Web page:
Welcome back to the Summer TV Binge of Disney’s Gargoyles. This week we begin looking at the revamped and truncated third season, Gargoyles: The Goliath Chronicles, which is largely considered non-canon because of the departure of creator Greg Weisman, save for the first episode, “The Journey” (aired September 7, 1996), which Weisman wrote. In this episode, Goliath’s visit to Elisa’s department is rudely interrupted by a hate group (alas, the more things change, the more they stay the same).
1. The Revamp
The new intro for the show was simply ugly and haphazard:
Gone is Goliath’s gorgeous and moody opening narration, which rather defeats the purpose of moving the show to Saturday mornings on ABC, as it always reiterated the premise to any newcomers. Instead, we get a random montage centered around a CG depiction of Xanatos’s Eyrie, and Carl Johnson’s stirring and poignant theme gets a focus tested remix. It’s ultimately trying too hard to be the ‘90s Spider-Man series intro, with its badly dated music and graphics.
As for Goliath’s narration, he now starts each episode with a monologue that’s trying to set up the theme of each story (hence the new name of the series). Unfortunately, his reflections are trite and monotonous: Keith David sounds utterly bored reading them, coming across like Harrison Ford in Blade Runner (and I like the narration in Blade Runner, as tacked on as it is!).
2. Settling Back In
We see the clan all settling back in Castle Wyvern: Goliath, Brooklyn and Hudson are still wary of whether Xanatos has truly changed his colors or not, which brings a nice dose of realism. However, Hudson clearly enjoys being reunited with his personal sofa and TV, while Lexington has grown fond of baby Alexander and begun to reconcile with his mother, and Broadway and Angela are falling further in love as they explore the library. (These moments really made me want to hang out with this extended family in their cosy castle.) The last one also leads to a rather profound scene where Brooklyn becomes heartbroken when he discovers Angela has chosen Broadway over him, which is juxtaposed with a TV debate questioning the gargoyles’ humanity: I wish the show had reached this pointed level of social commentary much earlier.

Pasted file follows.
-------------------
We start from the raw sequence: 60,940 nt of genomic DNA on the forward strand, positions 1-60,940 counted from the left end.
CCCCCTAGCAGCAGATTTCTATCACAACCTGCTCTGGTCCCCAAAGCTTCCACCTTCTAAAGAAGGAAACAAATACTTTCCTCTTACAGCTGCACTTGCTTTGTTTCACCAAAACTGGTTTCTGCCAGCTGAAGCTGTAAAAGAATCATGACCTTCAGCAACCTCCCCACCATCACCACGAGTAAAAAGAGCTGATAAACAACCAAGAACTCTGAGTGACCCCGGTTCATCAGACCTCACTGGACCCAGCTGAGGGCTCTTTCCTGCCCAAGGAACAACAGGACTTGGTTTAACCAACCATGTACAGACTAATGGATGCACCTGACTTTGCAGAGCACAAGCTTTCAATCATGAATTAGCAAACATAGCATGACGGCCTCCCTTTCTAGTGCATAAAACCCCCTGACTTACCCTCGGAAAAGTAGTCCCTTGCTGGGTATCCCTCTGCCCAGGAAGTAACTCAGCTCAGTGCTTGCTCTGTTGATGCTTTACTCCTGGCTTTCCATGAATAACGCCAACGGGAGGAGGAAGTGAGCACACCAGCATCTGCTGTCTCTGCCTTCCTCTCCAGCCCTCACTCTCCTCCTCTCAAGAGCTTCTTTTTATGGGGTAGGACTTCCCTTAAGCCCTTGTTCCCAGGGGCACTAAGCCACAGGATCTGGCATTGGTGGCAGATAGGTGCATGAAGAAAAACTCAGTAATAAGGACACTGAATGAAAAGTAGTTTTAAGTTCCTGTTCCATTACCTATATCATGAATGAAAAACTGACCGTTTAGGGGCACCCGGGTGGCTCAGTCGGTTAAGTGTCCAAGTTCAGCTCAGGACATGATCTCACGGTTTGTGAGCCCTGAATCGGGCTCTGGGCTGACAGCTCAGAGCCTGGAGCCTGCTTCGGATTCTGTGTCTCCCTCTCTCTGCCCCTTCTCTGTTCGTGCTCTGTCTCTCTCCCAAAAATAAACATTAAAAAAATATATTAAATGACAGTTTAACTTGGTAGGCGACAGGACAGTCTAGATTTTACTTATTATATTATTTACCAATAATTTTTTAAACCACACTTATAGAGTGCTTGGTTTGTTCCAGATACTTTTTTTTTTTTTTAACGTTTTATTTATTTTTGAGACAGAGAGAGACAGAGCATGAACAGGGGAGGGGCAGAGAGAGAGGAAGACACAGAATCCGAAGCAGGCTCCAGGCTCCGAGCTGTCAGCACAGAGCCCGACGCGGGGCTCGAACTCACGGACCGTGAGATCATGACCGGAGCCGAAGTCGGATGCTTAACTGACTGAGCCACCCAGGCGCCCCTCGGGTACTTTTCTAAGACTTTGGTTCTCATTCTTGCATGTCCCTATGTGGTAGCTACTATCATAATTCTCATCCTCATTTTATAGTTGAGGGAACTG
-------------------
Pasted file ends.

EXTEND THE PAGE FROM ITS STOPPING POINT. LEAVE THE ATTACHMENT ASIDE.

3. Nazis, Hate These Guys
Speaking of social commentary, the episode introduces the Quarrymen, an anti-gargoyle hate group armed with electroshock hammers. They’re basically the love child of the Ku Klux Klan and pagan-obsessed Nazis, with their pointed cloaks, and their Thor-esque weapons, which are incorporated into their ‘Q’ sigil. We see them through the eyes of Vinnie Grigori, the hapless unemployed goon who pied Goliath in “Vendettas,” giving us someone sympathetic enough that his turning against the Quarrymen in the climax doesn’t feel too contrived – it’s an all too relevant reminder a lot of young men fall into these hate groups because they were depressed and lonely. One of the best parts of seeing the Quarrymen meet is how diverse they are: like real racists, they’re not all poor, ugly uneducated men.